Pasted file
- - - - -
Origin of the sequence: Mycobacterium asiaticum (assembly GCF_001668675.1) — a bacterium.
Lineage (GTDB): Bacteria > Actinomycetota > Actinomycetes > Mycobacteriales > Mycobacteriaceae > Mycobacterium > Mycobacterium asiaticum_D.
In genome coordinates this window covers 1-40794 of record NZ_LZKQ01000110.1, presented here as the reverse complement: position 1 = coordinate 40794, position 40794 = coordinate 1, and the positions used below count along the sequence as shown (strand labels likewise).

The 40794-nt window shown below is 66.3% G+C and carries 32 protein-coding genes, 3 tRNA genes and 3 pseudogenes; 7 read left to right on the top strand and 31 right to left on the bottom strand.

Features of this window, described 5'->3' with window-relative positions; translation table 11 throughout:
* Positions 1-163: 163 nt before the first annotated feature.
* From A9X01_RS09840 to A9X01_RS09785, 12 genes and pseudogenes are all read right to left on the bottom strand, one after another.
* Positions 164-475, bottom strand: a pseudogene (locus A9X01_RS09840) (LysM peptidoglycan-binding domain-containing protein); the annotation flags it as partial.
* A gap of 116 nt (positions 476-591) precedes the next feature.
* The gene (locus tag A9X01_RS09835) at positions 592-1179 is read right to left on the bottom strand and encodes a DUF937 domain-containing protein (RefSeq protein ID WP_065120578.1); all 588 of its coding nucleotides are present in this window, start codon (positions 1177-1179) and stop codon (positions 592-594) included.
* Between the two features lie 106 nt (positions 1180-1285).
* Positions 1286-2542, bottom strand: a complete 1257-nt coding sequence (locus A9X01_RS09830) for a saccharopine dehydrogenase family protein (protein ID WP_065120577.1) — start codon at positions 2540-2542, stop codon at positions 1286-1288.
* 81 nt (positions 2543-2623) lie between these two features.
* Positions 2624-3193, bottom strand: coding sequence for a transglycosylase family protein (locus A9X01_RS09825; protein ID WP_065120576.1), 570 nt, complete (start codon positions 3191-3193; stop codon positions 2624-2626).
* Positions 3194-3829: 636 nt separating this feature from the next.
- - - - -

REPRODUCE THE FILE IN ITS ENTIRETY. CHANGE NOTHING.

Origin of the sequence: Mycobacterium asiaticum (assembly GCF_001668675.1) — a bacterium.
Lineage (GTDB): Bacteria > Actinomycetota > Actinomycetes > Mycobacteriales > Mycobacteriaceae > Mycobacterium > Mycobacterium asiaticum_D.
In genome coordinates this window covers 1-40794 of record NZ_LZKQ01000110.1, presented here as the reverse complement: position 1 = coordinate 40794, position 40794 = coordinate 1, and the positions used below count along the sequence as shown (strand labels likewise).

The 40794-nt window shown below is 66.3% G+C and carries 32 protein-coding genes, 3 tRNA genes and 3 pseudogenes; 7 read left to right on the top strand and 31 right to left on the bottom strand.

Features of this window, described 5'->3' with window-relative positions; translation table 11 throughout:
* Positions 1-163: 163 nt before the first annotated feature.
* From A9X01_RS09840 to A9X01_RS09785, 12 genes and pseudogenes are all read right to left on the bottom strand, one after another.
* Positions 164-475, bottom strand: a pseudogene (locus A9X01_RS09840) (LysM peptidoglycan-binding domain-containing protein); the annotation flags it as partial.
* A gap of 116 nt (positions 476-591) precedes the next feature.
* The gene (locus tag A9X01_RS09835) at positions 592-1179 is read right to left on the bottom strand and encodes a DUF937 domain-containing protein (RefSeq protein ID WP_065120578.1); all 588 of its coding nucleotides are present in this window, start codon (positions 1177-1179) and stop codon (positions 592-594) included.
* Between the two features lie 106 nt (positions 1180-1285).
* Positions 1286-2542, bottom strand: a complete 1257-nt coding sequence (locus A9X01_RS09830) for a saccharopine dehydrogenase family protein (protein ID WP_065120577.1) — start codon at positions 2540-2542, stop codon at positions 1286-1288.
* 81 nt (positions 2543-2623) lie between these two features.
* Positions 2624-3193, bottom strand: coding sequence for a transglycosylase family protein (locus A9X01_RS09825; protein ID WP_065120576.1), 570 nt, complete (start codon positions 3191-3193; stop codon positions 2624-2626).
* Positions 3194-3829: 636 nt separating this feature from the next.